Machine translations by Deepl

BNR News Radio, 31 December 2015: 'Microsoft is going to tell you if you get hacked'

It sounds like a sympathetic measure, but not everyone is equally enthusiastic. "It's a bit hypocritical," he says.

Last week, Reuters was critical of Microsoft's actions in 2011. Two former employees told the news agency that they knew the Chinese government was attacking Tibetan minorities, among others, but failed to inform the relevant people.

Partly because of this, Microsoft announced today that it will send users of its services a notification if they are hacked by companies or governments.

This may sound like good news, but Vincent Böhre of the Privacy First foundation is critical. "From tomorrow, Dutch companies will be subject to a data breach notification obligation. This means that a break-in in which personal data is stolen or misused must be reported to the Dutch Data Protection Authority (CBP) and to the customers concerned." So companies have to report it anyway if you have been hacked.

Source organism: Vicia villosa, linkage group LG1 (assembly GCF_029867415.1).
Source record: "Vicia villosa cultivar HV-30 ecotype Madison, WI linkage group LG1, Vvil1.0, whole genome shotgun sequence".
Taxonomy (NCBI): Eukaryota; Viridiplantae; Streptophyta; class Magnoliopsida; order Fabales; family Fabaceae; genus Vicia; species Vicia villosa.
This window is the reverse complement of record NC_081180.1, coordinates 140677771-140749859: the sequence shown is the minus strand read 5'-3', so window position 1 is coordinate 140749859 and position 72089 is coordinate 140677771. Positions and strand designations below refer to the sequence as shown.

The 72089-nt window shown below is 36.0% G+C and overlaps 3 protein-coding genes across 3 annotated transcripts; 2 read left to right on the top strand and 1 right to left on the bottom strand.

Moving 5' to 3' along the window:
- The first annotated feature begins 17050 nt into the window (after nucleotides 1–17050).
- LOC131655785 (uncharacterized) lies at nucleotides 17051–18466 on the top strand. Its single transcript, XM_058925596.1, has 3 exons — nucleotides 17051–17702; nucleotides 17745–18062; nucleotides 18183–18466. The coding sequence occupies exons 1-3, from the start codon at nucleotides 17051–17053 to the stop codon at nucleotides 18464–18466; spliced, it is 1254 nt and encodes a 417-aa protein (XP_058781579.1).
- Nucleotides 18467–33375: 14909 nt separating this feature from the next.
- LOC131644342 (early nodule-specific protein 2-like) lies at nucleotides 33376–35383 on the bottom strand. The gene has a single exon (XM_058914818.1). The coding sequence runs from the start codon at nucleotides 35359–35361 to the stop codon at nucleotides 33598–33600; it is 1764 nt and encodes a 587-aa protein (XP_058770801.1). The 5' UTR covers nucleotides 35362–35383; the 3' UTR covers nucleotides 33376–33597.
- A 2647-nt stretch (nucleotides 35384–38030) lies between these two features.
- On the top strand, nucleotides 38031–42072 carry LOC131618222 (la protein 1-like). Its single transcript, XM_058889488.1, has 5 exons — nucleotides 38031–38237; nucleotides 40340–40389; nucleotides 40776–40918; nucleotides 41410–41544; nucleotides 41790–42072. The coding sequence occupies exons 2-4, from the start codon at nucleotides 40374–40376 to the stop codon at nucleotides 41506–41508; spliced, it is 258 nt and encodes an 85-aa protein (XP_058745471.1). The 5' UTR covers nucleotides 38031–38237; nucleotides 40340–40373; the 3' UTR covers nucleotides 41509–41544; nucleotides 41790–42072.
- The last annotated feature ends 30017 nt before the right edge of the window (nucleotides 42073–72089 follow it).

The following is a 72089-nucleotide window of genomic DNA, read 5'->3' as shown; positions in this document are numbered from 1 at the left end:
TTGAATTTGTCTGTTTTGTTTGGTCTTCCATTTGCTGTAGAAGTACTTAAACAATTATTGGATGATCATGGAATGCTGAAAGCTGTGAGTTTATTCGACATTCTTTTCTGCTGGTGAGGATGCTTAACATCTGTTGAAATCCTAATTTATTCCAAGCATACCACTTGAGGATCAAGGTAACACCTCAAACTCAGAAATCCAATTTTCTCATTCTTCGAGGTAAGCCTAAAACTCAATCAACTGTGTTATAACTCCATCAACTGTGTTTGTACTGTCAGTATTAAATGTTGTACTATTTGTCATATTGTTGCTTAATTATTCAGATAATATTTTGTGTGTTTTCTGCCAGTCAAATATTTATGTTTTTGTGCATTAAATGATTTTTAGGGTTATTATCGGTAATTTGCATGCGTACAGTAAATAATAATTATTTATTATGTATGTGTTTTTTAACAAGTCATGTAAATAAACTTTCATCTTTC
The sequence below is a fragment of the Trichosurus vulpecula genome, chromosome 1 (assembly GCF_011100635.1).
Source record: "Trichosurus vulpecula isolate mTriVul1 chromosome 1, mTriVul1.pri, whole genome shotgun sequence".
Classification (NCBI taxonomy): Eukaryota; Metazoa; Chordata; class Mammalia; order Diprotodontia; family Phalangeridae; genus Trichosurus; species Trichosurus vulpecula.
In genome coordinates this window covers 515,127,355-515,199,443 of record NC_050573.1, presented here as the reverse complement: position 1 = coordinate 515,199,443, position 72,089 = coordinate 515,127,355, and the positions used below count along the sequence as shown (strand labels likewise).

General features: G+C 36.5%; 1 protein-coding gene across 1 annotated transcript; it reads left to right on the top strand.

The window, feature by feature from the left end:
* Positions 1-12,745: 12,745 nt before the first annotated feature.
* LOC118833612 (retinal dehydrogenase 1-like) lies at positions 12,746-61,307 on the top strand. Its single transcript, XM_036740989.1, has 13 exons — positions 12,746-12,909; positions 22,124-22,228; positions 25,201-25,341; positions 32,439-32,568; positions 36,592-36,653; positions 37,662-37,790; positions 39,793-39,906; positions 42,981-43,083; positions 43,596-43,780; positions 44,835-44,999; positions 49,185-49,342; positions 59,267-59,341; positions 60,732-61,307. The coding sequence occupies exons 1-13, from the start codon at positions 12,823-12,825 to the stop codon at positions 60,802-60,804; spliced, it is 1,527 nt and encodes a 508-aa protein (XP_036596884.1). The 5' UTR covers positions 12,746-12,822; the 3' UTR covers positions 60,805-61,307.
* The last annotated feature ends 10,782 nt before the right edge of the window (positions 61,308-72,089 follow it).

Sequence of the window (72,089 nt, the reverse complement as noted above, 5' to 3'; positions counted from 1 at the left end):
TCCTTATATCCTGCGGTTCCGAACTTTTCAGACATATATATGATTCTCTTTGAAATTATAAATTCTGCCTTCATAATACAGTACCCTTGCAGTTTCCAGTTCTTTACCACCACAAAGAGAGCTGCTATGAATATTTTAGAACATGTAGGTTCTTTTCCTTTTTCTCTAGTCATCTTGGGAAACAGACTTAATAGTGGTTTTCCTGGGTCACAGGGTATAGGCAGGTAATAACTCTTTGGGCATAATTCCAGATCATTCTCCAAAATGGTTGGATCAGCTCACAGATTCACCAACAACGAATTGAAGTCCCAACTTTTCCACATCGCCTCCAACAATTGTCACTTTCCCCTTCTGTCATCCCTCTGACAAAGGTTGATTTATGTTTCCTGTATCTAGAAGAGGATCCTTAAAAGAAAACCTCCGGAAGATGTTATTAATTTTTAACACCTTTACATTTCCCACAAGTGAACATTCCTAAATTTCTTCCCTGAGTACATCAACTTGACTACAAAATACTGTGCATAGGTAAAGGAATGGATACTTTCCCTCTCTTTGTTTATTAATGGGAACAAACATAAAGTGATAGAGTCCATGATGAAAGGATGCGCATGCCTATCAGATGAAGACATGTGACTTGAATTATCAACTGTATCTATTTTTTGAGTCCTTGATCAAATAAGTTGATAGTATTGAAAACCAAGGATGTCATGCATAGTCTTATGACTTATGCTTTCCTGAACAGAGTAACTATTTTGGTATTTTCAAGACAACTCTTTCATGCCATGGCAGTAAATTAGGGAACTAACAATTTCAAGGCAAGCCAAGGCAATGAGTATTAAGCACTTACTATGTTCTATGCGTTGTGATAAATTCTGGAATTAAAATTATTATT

Access to data
Böhre is also sceptical about reporting hacks carried out by governments. "It's a bit hypocritical. We wonder if it will also apply to our own government and other Western governments." Now, for example, the NSA still has ordinary access to Microsoft data.

Big ICT companies like Facebook and Twitter preceded Microsoft. Böhre: "Indeed, they have been doing this for years, so it is not innovative."

Source:, 31 December 2015.